Unbroken:A World Ward II Story of Survival,Resilience, and Redemption
On a May afternoon in 1943, an Army Air Forces bomber crashed into the Pacific Ocean and disappeared, leaving only a spray of debris and a slick of oil, gasoline, and blood. Then, on the ocean surface, a face appeared. It was that of a young lieutenant, the plane’s bombardier, who was struggling to a life raft and pulling himself aboard. So began one of the most extraordinary odysseys of the Second World War.
The lieutenant’s name was Louis Zamperini. In boyhood, he’d been a cunning and incorrigible delinquent, breaking into houses, brawling, and fleeing his home to ride the rails. As a teenager, he had channeled his defiance into running, discovering a prodigious talent that had carried him to the Berlin Olympics and within sight of the four-minute mile. But when war had come, the athlete had become an airman, embarking on a journey that led to his doomed flight, a tiny raft, and a drift into the unknown.
Ahead of Zamperini lay thousands of miles of open ocean, leaping sharks, a foundering raft, thirst and starvation, enemy aircraft, and, beyond, a trial even greater. Driven to the limits of endurance, Zamperini would answer desperation with ingenuity; suffering with hope, resolve, and humor; brutality with rebellion. His fate, whether triumph or tragedy, would be suspended on the fraying wire of his will.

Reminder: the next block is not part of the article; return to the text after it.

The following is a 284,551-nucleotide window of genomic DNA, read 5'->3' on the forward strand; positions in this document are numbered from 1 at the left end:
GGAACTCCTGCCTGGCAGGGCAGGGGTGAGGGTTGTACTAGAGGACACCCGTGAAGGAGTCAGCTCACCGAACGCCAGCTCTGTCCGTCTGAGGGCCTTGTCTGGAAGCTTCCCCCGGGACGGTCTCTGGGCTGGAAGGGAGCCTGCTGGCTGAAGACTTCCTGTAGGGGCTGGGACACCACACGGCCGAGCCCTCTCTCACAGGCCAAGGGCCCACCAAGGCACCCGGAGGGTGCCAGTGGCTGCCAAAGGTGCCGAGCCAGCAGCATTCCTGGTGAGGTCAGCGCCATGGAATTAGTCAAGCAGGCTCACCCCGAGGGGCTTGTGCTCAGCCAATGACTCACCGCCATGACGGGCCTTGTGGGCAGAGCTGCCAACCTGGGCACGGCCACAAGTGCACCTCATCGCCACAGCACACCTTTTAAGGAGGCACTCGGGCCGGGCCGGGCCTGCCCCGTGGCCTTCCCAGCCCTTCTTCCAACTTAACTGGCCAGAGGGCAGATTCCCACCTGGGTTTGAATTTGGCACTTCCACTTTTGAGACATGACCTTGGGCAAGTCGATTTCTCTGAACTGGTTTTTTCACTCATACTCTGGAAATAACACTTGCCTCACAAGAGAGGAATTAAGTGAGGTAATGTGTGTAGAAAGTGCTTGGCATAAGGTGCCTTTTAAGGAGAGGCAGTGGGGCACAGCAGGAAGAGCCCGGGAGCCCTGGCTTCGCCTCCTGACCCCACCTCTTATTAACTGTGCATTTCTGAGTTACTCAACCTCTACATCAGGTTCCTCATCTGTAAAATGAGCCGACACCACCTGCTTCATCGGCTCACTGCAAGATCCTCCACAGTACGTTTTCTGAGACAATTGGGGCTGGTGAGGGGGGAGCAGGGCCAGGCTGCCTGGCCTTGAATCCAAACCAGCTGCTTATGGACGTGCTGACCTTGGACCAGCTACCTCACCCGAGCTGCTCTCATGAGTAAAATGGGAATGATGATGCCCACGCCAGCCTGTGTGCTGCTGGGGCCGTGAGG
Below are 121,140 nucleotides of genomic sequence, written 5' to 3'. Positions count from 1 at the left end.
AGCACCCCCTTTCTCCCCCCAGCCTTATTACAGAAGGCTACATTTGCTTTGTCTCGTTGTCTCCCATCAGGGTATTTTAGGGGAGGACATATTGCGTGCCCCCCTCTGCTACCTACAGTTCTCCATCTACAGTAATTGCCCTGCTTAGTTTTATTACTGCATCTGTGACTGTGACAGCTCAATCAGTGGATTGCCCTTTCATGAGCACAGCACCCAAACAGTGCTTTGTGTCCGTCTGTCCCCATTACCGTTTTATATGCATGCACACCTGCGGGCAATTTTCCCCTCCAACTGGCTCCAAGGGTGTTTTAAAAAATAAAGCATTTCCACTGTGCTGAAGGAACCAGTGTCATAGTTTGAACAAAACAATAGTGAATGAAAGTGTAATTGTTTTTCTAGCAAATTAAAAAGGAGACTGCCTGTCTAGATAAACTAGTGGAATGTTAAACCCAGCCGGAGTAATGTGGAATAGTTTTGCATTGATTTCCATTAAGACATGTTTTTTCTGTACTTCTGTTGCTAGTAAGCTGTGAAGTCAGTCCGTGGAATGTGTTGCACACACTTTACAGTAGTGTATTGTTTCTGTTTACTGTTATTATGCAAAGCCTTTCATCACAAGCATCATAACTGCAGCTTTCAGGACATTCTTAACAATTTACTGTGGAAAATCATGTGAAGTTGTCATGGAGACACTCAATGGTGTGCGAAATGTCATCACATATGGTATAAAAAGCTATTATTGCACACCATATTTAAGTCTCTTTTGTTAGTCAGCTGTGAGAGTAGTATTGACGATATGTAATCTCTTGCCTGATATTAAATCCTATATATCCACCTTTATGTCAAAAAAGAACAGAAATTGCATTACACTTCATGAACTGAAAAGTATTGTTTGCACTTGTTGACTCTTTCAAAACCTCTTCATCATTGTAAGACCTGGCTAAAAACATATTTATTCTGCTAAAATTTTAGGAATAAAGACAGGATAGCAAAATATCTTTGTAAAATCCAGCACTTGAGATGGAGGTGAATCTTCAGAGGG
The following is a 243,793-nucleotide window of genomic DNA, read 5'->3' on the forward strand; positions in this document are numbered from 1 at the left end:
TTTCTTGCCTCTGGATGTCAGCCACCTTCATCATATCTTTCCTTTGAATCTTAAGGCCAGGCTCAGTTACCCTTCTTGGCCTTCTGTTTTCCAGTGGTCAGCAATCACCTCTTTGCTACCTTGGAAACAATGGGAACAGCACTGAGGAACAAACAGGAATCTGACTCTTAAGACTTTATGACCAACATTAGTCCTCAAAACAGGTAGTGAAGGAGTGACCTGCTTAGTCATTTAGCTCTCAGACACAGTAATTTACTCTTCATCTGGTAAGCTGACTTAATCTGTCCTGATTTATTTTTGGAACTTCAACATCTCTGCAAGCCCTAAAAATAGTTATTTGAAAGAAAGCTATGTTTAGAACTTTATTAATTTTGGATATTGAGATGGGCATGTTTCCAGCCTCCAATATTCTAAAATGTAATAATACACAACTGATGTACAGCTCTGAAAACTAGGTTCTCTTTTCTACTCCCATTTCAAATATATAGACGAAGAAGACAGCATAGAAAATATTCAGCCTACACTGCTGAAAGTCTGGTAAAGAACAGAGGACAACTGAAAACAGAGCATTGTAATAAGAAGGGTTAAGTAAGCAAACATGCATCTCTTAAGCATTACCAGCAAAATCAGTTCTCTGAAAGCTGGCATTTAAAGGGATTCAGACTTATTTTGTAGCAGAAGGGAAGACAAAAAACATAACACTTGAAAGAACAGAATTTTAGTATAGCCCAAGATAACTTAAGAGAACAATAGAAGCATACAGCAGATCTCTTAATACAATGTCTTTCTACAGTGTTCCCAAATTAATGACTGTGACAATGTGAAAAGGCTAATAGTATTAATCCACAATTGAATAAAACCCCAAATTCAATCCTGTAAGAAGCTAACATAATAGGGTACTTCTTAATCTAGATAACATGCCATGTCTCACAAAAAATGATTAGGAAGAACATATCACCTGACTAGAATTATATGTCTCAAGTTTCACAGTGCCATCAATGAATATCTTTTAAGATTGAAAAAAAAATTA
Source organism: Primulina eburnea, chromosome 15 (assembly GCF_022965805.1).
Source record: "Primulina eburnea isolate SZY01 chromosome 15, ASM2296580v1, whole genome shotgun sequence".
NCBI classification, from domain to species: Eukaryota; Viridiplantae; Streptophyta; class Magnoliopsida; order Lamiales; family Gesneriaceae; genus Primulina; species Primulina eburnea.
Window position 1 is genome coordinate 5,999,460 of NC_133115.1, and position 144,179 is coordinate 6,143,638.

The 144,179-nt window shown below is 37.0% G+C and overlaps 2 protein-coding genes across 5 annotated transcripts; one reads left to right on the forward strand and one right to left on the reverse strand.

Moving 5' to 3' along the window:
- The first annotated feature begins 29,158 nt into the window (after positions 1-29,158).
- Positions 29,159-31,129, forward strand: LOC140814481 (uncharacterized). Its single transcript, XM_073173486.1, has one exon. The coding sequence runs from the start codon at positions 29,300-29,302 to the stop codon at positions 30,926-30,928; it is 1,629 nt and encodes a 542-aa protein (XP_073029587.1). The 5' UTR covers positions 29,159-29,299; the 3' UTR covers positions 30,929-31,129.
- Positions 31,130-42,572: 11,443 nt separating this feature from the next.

In her long-awaited new book, Laura Hillenbrand writes with the same rich and vivid narrative voice she displayed inSeabiscuit. Telling an unforgettable story of a man’s journey into extremity, Unbroken is a testament to the resilience of the human mind, body, and spirit.
This book has consumed me over the past week or so. While I am not a huge fan of history and I probably didn't pay nearly enough attention to learning about the World Wars while I was in school, reading this book brought it very much to my mind that I knew so very little about the Japanese involvement with POW's during World War II.
While I found part one of this book interesting it was Louie's time in the POW camps that will haunt me for days to come. Maybe even years. How any of these men were able to come home and live any kind of a productive life is beyond me. How they didn't spend every single day of the rest of their lives wanting revenge is beyond me. How they lived through this and still found their faith in God to be so strong is beyond me. Unbroken is not only the story of ONE man but of all the men who fought in this war. It is the story of all POW's, regardless of who is holding them in what prisons. It should be required reading for every student, politician, every citizen of every country that has been in or will be in any war; present or future.
Reading Unbroken has given me a new understanding of men whom I have known that fought in wars; any war. Of patients I have taken care of, either in the hospital or in the nursing homes. The demons they fought whether during the war or after they returned home. I am glad that I have read this book.